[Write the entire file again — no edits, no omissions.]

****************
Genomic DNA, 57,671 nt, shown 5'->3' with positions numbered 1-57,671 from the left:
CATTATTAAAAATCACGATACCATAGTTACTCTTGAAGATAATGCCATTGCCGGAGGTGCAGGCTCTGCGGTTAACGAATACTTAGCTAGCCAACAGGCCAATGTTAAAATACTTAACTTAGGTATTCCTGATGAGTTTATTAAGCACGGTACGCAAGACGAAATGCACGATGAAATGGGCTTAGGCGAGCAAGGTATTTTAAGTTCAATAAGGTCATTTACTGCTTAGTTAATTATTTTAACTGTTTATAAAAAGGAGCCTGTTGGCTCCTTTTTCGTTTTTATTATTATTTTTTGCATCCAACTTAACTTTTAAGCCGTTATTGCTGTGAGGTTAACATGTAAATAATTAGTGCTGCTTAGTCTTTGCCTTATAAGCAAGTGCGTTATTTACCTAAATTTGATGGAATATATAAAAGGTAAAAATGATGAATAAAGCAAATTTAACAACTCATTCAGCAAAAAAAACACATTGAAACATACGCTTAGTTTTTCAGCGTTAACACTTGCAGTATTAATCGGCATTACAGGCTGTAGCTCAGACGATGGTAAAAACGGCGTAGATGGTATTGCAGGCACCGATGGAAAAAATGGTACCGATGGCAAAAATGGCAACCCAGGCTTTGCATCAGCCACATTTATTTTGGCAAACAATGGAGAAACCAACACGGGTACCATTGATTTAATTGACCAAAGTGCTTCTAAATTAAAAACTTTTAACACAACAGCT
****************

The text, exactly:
Genomic DNA, 57,671 nt, shown 5'->3' with positions numbered 1-57,671 from the left:
CATTATTAAAAATCACGATACCATAGTTACTCTTGAAGATAATGCCATTGCCGGAGGTGCAGGCTCTGCGGTTAACGAATACTTAGCTAGCCAACAGGCCAATGTTAAAATACTTAACTTAGGTATTCCTGATGAGTTTATTAAGCACGGTACGCAAGACGAAATGCACGATGAAATGGGCTTAGGCGAGCAAGGTATTTTAAGTTCAATAAGGTCATTTACTGCTTAGTTAATTATTTTAACTGTTTATAAAAAGGAGCCTGTTGGCTCCTTTTTCGTTTTTATTATTATTTTTTGCATCCAACTTAACTTTTAAGCCGTTATTGCTGTGAGGTTAACATGTAAATAATTAGTGCTGCTTAGTCTTTGCCTTATAAGCAAGTGCGTTATTTACCTAAATTTGATGGAATATATAAAAGGTAAAAATGATGAATAAAGCAAATTTAACAACTCATTCAGCAAAAAAAACACATTGAAACATACGCTTAGTTTTTCAGCGTTAACACTTGCAGTATTAATCGGCATTACAGGCTGTAGCTCAGACGATGGTAAAAACGGCGTAGATGGTATTGCAGGCACCGATGGAAAAAATGGTACCGATGGCAAAAATGGCAACCCAGGCTTTGCATCAGCCACATTTATTTTGGCAAACAATGGAGAAACCAACACGGGTACCATTGATTTAATTGACCAAAGTGCTTCTAAATTAAAAACTTTTAACACAACAGCT